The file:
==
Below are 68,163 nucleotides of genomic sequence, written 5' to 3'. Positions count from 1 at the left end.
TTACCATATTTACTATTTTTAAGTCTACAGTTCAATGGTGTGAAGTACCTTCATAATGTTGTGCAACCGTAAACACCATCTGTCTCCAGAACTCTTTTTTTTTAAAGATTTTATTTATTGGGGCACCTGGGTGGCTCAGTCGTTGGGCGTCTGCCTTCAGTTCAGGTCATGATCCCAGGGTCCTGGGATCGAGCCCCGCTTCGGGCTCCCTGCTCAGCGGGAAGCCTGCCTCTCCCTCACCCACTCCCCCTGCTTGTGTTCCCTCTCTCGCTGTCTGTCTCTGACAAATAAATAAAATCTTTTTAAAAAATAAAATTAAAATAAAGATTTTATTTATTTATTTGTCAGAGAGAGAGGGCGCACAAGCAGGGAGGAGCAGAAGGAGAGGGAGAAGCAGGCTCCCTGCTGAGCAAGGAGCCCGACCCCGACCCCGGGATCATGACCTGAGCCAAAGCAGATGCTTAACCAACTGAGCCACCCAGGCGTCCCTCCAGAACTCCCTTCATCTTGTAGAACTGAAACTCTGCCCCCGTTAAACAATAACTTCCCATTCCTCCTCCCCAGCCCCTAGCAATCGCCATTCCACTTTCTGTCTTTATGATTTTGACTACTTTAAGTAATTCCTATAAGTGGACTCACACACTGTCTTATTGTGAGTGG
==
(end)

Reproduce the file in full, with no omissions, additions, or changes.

Below are 68,163 nucleotides of genomic sequence, written 5' to 3'. Positions count from 1 at the left end.
TTACCATATTTACTATTTTTAAGTCTACAGTTCAATGGTGTGAAGTACCTTCATAATGTTGTGCAACCGTAAACACCATCTGTCTCCAGAACTCTTTTTTTTTAAAGATTTTATTTATTGGGGCACCTGGGTGGCTCAGTCGTTGGGCGTCTGCCTTCAGTTCAGGTCATGATCCCAGGGTCCTGGGATCGAGCCCCGCTTCGGGCTCCCTGCTCAGCGGGAAGCCTGCCTCTCCCTCACCCACTCCCCCTGCTTGTGTTCCCTCTCTCGCTGTCTGTCTCTGACAAATAAATAAAATCTTTTTAAAAAATAAAATTAAAATAAAGATTTTATTTATTTATTTGTCAGAGAGAGAGGGCGCACAAGCAGGGAGGAGCAGAAGGAGAGGGAGAAGCAGGCTCCCTGCTGAGCAAGGAGCCCGACCCCGACCCCGGGATCATGACCTGAGCCAAAGCAGATGCTTAACCAACTGAGCCACCCAGGCGTCCCTCCAGAACTCCCTTCATCTTGTAGAACTGAAACTCTGCCCCCGTTAAACAATAACTTCCCATTCCTCCTCCCCAGCCCCTAGCAATCGCCATTCCACTTTCTGTCTTTATGATTTTGACTACTTTAAGTAATTCCTATAAGTGGACTCACACACTGTCTTATTGTGAGTGG